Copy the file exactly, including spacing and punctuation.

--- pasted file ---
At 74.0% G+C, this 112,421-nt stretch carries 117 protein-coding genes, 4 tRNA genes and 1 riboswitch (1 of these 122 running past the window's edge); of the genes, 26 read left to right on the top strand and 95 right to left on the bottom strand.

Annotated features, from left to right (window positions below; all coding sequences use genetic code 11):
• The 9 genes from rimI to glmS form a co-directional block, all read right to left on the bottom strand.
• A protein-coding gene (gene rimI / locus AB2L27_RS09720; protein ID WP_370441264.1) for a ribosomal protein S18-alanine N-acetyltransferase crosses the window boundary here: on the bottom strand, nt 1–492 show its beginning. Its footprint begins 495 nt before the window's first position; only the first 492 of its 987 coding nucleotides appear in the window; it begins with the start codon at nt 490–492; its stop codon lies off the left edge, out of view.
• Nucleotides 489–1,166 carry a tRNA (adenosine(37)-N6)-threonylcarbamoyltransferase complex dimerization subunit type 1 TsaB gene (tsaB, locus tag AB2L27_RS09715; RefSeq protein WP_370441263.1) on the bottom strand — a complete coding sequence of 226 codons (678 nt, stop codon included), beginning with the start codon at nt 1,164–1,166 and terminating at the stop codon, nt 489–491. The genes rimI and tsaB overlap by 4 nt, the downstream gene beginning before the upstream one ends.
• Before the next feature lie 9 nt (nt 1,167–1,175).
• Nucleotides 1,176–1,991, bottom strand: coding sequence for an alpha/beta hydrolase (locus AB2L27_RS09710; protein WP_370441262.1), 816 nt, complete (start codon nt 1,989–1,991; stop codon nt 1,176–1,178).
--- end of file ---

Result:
At 74.0% G+C, this 112,421-nt stretch carries 117 protein-coding genes, 4 tRNA genes and 1 riboswitch (1 of these 122 running past the window's edge); of the genes, 26 read left to right on the top strand and 95 right to left on the bottom strand.

Annotated features, from left to right (window positions below; all coding sequences use genetic code 11):
• The 9 genes from rimI to glmS form a co-directional block, all read right to left on the bottom strand.
• A protein-coding gene (gene rimI / locus AB2L27_RS09720; protein ID WP_370441264.1) for a ribosomal protein S18-alanine N-acetyltransferase crosses the window boundary here: on the bottom strand, nt 1–492 show its beginning. Its footprint begins 495 nt before the window's first position; only the first 492 of its 987 coding nucleotides appear in the window; it begins with the start codon at nt 490–492; its stop codon lies off the left edge, out of view.
• Nucleotides 489–1,166 carry a tRNA (adenosine(37)-N6)-threonylcarbamoyltransferase complex dimerization subunit type 1 TsaB gene (tsaB, locus tag AB2L27_RS09715; RefSeq protein WP_370441263.1) on the bottom strand — a complete coding sequence of 226 codons (678 nt, stop codon included), beginning with the start codon at nt 1,164–1,166 and terminating at the stop codon, nt 489–491. The genes rimI and tsaB overlap by 4 nt, the downstream gene beginning before the upstream one ends.
• Before the next feature lie 9 nt (nt 1,167–1,175).
• Nucleotides 1,176–1,991, bottom strand: coding sequence for an alpha/beta hydrolase (locus AB2L27_RS09710; protein WP_370441262.1), 816 nt, complete (start codon nt 1,989–1,991; stop codon nt 1,176–1,178).